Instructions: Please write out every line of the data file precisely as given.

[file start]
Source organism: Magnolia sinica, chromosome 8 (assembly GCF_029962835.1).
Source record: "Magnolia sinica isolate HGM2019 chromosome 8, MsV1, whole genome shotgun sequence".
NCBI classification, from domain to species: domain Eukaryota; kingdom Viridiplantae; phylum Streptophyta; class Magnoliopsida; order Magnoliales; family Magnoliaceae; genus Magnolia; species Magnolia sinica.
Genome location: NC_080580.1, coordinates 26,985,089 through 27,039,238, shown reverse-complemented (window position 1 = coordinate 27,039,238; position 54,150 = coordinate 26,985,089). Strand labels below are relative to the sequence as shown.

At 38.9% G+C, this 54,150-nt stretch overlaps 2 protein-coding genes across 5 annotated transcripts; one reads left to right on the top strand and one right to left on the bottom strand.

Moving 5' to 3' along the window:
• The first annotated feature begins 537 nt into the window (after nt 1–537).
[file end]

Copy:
Source organism: Magnolia sinica, chromosome 8 (assembly GCF_029962835.1).
Source record: "Magnolia sinica isolate HGM2019 chromosome 8, MsV1, whole genome shotgun sequence".
NCBI classification, from domain to species: domain Eukaryota; kingdom Viridiplantae; phylum Streptophyta; class Magnoliopsida; order Magnoliales; family Magnoliaceae; genus Magnolia; species Magnolia sinica.
Genome location: NC_080580.1, coordinates 26,985,089 through 27,039,238, shown reverse-complemented (window position 1 = coordinate 27,039,238; position 54,150 = coordinate 26,985,089). Strand labels below are relative to the sequence as shown.

At 38.9% G+C, this 54,150-nt stretch overlaps 2 protein-coding genes across 5 annotated transcripts; one reads left to right on the top strand and one right to left on the bottom strand.

Moving 5' to 3' along the window:
• The first annotated feature begins 537 nt into the window (after nt 1–537).